Then, in late October 2022, Mr Allen – a local man who served the victims’ families in his job at the Delphi CVS store – was arrested and charged with their murders.

According to investigators, Mr Allen is the so-called “bridge guy” captured on camera by the victims.

The suspect forced the two victims down the hill and led them to the location where they were murdered, according to his probable cause affidavit.

The criminal affidavit, which was partially redacted and released in November, previously revealed that the local man was finally tied to the February 2017 murders through a bullet found at the bloody crime scene.

Ballistics confirmed that an unspent .40 caliber round found close to the bodies of the teenage victims came from Mr Allen’s Sig Sauer Model P226.

The firearm – which he owned since 2011 – was found during a search of his home last October and both he and his wife Kathy told police he was the only person with access to it, the documents state.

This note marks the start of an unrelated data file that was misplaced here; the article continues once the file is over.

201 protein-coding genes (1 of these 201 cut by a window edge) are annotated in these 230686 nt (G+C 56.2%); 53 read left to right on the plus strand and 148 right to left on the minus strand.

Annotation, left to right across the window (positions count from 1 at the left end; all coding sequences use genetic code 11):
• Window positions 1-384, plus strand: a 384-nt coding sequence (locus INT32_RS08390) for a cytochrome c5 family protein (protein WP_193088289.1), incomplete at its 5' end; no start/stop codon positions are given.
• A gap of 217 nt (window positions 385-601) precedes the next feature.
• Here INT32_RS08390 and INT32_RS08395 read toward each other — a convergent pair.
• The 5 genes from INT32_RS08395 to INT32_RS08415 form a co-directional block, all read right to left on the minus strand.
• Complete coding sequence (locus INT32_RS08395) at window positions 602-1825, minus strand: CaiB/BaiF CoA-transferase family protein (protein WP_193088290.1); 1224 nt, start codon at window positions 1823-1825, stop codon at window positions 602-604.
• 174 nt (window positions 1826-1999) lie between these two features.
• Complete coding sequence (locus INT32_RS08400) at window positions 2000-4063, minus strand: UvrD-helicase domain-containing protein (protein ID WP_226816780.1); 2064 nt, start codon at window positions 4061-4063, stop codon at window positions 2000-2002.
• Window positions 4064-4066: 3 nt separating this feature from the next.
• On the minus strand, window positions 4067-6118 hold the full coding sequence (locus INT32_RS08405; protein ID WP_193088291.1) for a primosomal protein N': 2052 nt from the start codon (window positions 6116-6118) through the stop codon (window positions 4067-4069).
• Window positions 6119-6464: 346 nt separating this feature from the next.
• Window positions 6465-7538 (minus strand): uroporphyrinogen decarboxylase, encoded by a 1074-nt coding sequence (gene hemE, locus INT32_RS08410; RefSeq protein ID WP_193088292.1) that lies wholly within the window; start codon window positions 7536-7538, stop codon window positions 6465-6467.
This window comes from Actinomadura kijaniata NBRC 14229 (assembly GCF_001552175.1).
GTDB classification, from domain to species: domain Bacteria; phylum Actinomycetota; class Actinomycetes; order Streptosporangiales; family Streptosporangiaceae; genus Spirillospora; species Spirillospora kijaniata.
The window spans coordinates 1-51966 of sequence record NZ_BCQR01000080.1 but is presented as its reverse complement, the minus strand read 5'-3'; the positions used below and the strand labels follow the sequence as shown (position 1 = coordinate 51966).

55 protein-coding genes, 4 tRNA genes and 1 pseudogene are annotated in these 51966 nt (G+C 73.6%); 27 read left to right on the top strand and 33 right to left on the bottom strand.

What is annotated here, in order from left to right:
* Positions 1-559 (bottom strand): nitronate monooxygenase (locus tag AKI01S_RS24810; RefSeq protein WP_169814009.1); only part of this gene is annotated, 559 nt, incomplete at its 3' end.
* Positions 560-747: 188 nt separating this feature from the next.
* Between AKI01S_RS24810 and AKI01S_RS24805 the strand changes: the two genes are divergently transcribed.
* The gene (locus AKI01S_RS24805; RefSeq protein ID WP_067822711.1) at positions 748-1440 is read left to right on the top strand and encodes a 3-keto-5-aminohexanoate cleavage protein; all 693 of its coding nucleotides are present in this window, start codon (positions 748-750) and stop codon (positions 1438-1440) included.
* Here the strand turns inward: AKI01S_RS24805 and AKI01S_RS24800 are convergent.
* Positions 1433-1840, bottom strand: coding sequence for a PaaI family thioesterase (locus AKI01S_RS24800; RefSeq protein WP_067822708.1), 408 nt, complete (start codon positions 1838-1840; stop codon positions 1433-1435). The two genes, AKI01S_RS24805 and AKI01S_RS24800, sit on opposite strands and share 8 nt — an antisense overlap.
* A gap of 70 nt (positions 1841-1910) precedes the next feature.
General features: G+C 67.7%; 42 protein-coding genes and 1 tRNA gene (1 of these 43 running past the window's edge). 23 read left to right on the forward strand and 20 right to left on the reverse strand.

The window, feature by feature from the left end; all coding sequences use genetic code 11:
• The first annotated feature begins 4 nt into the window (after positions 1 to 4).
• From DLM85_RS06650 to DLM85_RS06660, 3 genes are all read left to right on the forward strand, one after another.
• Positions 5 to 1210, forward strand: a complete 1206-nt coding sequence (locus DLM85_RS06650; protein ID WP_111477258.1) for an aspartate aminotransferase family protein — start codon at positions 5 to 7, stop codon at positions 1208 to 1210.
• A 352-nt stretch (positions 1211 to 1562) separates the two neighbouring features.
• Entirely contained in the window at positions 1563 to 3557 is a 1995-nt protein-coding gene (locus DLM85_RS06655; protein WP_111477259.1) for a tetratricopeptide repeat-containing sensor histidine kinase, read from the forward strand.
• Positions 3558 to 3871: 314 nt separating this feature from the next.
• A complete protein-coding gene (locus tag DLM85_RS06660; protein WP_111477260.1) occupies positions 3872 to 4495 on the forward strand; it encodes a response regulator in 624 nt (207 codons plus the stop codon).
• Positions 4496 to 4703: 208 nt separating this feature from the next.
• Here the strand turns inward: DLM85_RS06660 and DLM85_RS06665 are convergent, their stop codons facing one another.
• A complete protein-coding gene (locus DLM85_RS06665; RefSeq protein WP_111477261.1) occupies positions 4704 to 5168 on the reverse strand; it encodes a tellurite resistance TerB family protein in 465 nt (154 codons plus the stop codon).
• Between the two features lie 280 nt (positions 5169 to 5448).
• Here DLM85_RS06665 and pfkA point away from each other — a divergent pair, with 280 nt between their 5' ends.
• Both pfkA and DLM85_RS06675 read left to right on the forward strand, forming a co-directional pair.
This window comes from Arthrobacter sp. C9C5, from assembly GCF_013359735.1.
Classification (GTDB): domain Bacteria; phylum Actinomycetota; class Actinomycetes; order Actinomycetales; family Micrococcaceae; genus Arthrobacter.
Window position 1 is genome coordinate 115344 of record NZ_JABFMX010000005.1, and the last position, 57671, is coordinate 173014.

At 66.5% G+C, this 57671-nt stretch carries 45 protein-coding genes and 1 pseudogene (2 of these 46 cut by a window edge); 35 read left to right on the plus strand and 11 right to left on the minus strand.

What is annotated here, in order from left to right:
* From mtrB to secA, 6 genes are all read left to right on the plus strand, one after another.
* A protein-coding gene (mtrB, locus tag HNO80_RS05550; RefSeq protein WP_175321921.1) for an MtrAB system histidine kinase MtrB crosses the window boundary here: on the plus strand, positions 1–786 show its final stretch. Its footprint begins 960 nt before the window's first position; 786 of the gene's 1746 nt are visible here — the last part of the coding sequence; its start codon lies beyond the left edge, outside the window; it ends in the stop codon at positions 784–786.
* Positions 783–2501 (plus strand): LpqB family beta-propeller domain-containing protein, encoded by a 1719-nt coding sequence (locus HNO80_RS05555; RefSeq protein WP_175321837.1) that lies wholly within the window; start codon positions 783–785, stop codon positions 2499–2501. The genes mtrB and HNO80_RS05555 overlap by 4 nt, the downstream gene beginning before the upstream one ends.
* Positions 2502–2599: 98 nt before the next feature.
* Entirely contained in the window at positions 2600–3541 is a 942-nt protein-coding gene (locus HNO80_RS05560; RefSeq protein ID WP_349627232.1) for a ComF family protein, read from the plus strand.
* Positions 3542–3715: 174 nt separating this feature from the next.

Libby German posted a Snapchat as the girls walked along the trail (Snapchat)

The bombshell document also revealed that, in Libby’s cellphone footage, one of the victims mentions the word “gun” – suggesting that their attacker was armed with a firearm and was using it to coerce the victims.

In a police interview on 13 October, Mr Allen told investigators he had “no explanation” as to how the spent bullet ended up near the bodies of the two teenage victims, the document states.

The accused killer said he had “not been on the property where the unspent round was found, that he did not know the property owner, and that he had no explanation as to why a round cycled through his firearm would be at that location,” it says. The property owner – Ron Logan – was also previously tied to the case. He died in 2020.

The defence is currently seeking to throw out this key ballistics evidence from the case, questioning the analysis of the unspent bullet.

As well as the ballistics evidence, Mr Allen was also tied to the killings after his vehicle was spotted parked close to the trail in “an odd manner” as if to “conceal the license plate”, the affidavit previously revealed.

Several witnesses also reported seeing a “creepy” man matching the description of “bridge guy” around the time of the murders while one person said they saw a “muddy and bloody” man leaving the trail around two hours after Libby and Abby were last seen alive. The witnesses did not see anyone other than “bridge guy” on the trail at the time, the affidavit reads.